5. Building relationships has led to wonderful speaking engagements for Amazing Girl Mentorship Services. Although I may not have secured many or any sales at the first meeting, the consequent interactions have produced more than a few sales – and instead led to great opportunities to speak to many more people e.g. at various churches and learning institutions.
  6. When I’ve given an apology because of circumstances beyond me, clients and suppliers have almost always been kind and understanding. When I haven’t remembered to do so, oh, I’ve received quite some tough calls! Thankfully, that was earlier in the business, but now things are different.
  7. I have ‘fired’ some of my clients, suppliers or retailers who have been too expensive, slow or had really poor relationship skills. I have stayed with the affordable ones who deliver on time and communicate well while at it. I have stopped selling my books in certain places, for example, and will be withdrawing a few more from some other places, and working only with faithful people. I have also learnt to excuse clients who make demands beyond what I can reasonably and excellently handle. I choose peace of mind instead. Some deals bring in money and leave with your self-respect, dignity and even sanity! Well, at least in business I have a choice of how much to take in and what to avoid.
  8. It has given me great fulfillment to see my to-do lists full of red, smiling ticks 🙂 This has encouraged me to go on. As we speak, I have a new book out already, several projects completed, and a heavy start on the next 4 projects, and I have great faith that by the end of the year, they’ll all be done. I break them down into small goals, say even a chapter a week, which then becomes manageable and definitely yields success. I go at my pace.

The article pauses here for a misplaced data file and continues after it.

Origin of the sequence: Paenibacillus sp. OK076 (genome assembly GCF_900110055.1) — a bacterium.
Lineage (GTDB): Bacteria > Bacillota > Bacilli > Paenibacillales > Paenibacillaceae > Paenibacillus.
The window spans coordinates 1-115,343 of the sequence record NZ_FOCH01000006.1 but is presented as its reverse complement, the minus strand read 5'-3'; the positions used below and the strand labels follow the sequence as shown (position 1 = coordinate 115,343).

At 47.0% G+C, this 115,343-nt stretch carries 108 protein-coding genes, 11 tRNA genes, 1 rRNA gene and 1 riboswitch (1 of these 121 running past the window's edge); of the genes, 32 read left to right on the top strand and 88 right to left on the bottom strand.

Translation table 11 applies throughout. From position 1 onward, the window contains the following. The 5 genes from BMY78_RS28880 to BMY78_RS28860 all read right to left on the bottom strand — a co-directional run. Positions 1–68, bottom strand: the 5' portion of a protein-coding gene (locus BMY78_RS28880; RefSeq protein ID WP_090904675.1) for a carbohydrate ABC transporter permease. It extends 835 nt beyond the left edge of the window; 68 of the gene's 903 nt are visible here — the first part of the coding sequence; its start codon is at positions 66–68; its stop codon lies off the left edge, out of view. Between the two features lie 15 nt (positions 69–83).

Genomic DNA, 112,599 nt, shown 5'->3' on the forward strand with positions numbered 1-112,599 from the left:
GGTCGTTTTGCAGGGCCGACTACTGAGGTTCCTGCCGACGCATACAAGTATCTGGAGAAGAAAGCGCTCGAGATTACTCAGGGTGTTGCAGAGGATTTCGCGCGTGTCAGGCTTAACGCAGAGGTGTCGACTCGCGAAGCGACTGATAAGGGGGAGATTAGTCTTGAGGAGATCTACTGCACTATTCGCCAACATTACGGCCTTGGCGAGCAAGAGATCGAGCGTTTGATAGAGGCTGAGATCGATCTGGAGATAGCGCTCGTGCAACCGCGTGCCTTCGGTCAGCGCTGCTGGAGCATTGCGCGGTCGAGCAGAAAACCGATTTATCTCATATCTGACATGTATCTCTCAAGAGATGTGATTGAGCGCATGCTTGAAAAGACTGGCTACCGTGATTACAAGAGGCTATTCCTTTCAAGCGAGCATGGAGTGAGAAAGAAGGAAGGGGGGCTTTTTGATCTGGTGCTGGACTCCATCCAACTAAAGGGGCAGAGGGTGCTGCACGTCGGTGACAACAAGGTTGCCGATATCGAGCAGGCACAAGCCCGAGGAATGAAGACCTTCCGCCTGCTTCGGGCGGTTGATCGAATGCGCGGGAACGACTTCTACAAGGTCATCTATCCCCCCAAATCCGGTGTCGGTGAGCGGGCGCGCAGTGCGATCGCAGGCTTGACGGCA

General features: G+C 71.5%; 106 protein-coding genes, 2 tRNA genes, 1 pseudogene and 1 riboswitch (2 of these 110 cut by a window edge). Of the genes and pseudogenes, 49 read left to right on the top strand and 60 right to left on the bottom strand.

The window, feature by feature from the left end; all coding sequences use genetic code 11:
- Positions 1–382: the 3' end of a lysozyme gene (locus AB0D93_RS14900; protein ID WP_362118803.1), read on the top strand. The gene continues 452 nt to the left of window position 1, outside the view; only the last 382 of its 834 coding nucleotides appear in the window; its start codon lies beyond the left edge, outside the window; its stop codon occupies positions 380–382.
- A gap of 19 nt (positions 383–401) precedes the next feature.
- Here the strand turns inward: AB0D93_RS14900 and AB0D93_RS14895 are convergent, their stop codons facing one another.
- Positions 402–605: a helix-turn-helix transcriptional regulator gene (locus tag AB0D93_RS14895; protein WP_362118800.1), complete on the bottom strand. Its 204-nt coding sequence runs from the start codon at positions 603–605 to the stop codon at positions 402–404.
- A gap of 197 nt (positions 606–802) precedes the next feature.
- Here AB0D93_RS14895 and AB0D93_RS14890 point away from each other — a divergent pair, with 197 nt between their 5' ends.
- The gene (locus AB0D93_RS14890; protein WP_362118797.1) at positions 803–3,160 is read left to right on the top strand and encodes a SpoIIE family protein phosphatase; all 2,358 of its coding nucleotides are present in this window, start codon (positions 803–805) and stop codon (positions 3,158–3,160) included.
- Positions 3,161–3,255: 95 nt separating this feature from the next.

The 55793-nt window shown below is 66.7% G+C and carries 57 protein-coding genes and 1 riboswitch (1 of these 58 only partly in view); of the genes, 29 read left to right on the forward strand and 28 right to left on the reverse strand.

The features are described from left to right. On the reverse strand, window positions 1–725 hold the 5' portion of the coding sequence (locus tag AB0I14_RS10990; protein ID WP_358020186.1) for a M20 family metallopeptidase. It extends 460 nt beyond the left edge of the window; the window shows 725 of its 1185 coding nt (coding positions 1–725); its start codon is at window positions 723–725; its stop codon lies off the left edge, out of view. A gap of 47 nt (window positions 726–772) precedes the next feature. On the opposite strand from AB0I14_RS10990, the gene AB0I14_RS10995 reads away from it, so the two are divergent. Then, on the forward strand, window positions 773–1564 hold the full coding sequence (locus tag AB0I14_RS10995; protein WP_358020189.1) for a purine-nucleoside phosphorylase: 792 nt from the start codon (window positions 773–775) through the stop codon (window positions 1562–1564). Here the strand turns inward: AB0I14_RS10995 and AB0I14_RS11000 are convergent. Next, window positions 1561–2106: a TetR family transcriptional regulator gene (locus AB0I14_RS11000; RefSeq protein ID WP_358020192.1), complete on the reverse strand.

9. I have also submitted myself to be accountable to a few people who ask me tough questions and share their wisdom with me, both in ministry and in business. This has been of tremendous help especially in preventing me from ‘scaling up’ too soon, way beyond my abilities and knowledge. I am forever grateful to them!

Conclusion
As a Mum, especially, I have learnt to work around my family’s needs and prioritize them, otherwise, I really wouldn’t be a mompreneur. May God help me to keep the balance, even when it’s hard. Sometimes something has to give, but I try to ensure that it’s not one side giving in all the time. Sometimes I postpone one area – home or business – but with clear communication to the other party; and since at the end of the day everything gets done, I can say I’m happy with what’s been going on. I hope to learn more and do better as time goes by! I thank God for these and many more lessons that He continues to teach me! May they be used for His glory.

Your Turn
How has your journey been? Please share with me. I’ll also respond to your emails, inboxes, and queries. Let’s do this! Have a great day!